Meadow Weave: Wakehurst Residency, 2014 (5)

The Peace of Wild Things.

Driving to Wakehurst this morning for my artist in residency, on my car radio I hear bellicose Middle Eastern leaders holding forth, and reports of awful police investigations here in the UK. I’m overwhelmed by it, by feelings of despair and powerlessness.

<img class="alignright wp-image-3562" alt="005 resized" src="http://www.nativehands.co prozac high.uk/wp-content/uploads/2014/07/005-resized.jpg” width=”432″ height=”324″ srcset=”https://nativehands.co.uk/wp-content/uploads/2014/07/005-resized.jpg 800w, https://nativehands.co.uk/wp-content/uploads/2014/07/005-resized-300×225.jpg 300w, https://nativehands.co.uk/wp-content/uploads/2014/07/005-resized-700×525.jpg 700w” sizes=”(max-width: 432px) 100vw, 432px” />Arriving at my ‘studio’, farm land at the back end of Wakehurst, I’m relieved to step out into quiet, green countryside. The hay that’s been drying in the field next to me has been baled and taken away; the landscape is expansive. As I set about my work, the writing of Wendell Berry, American farmer and poet, comes to mind:

When despair for the world grows in me
and I wake in the night at the least sound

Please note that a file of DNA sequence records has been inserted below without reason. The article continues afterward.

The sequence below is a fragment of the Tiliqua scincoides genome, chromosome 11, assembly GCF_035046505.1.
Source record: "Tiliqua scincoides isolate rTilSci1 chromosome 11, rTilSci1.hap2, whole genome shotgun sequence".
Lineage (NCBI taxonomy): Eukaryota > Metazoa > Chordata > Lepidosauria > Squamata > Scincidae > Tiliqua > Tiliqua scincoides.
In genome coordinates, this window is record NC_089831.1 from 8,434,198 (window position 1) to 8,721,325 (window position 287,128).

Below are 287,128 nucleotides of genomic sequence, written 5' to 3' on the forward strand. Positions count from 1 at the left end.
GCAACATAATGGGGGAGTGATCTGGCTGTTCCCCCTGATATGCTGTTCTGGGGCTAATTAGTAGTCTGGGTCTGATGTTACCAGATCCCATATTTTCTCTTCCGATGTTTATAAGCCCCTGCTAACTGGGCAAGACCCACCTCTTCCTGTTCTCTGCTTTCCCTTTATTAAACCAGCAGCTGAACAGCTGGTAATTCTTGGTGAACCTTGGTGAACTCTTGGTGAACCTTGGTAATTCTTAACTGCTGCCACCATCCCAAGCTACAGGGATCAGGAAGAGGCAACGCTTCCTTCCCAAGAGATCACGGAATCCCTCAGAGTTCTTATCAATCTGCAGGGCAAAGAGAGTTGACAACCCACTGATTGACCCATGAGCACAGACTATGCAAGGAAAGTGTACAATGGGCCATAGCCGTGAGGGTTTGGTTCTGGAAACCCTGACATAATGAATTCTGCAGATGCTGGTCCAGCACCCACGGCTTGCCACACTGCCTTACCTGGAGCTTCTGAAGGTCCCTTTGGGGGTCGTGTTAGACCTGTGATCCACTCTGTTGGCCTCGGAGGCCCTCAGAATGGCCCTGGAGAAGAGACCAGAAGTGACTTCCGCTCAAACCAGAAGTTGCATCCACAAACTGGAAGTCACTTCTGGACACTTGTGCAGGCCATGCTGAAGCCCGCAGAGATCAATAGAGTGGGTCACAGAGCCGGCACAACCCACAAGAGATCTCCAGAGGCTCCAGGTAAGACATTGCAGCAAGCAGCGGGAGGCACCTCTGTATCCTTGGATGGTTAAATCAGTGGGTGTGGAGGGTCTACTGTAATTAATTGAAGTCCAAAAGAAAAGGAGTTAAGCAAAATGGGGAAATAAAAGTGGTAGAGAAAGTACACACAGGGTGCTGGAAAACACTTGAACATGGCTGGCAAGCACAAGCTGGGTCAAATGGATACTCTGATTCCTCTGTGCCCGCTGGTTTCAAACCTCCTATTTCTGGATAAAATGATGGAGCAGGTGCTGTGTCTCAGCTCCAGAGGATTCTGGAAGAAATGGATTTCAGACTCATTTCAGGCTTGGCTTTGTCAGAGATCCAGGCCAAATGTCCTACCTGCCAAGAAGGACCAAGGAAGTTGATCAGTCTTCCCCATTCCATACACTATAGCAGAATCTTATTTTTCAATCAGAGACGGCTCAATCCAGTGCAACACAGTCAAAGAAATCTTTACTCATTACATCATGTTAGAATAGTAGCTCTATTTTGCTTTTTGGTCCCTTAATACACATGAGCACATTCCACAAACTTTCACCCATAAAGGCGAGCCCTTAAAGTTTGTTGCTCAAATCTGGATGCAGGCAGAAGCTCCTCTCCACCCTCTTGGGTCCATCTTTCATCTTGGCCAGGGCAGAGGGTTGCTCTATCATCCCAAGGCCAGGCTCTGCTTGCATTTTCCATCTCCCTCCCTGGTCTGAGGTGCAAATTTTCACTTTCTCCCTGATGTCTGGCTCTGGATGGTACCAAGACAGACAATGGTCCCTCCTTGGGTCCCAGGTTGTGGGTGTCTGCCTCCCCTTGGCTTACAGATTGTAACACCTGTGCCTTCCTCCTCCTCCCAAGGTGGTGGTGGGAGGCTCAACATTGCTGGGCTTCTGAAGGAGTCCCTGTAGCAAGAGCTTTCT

in fear of what my life and my children’s lives may be
I go and lie down where the wood drake
rests in his beauty and the great heron feeds.
I come into the peace of wild things
who do not tax their lives with forethought
of grief. I come into the presence of still water.
And I feel above me the day-blind stars
waiting with their light. For a while
I rest in the grace of the world and am free.

The Peace of Wild Things, Wendell Berry

hay rope, grass baskets, foraged grassHandling my crop of grasses, the rhythm of making hay rope and the sounds of insects and birds work their magic.

There are a couple of kestrels often flying across the field, one squawking away enthusiastically at the other. It must be a young bird, chasing its parent and harrying it for food.

In the huge old oak tree nearby is a barn owl nesting box, and I’ve heard that the parent owls can sometimes be seen in daylight hours, out hunting for the young. Although the young reach adult size in less than a month from hatching, they don’t fledge for another 50 to 60 days, and are fed by their parents for another month or more after that.

A green woodpecker yaffles away in a nearby orchard.

This dry, dusty barn I’m working in and the sweet smell of the hay I’m handling take me back to a childhood hayloft. I recall the feel of the wooden boards, the prickly hay, the woodworm-riddled manger we climbed on to get up into the loft: dark, dry and quiet.

It’s a wind tunnel here, though, and today that wind is strong. It catches a pile of my hay and carries it off down the farm lane like tumble weed. A small, amusing event in the midst of it all.

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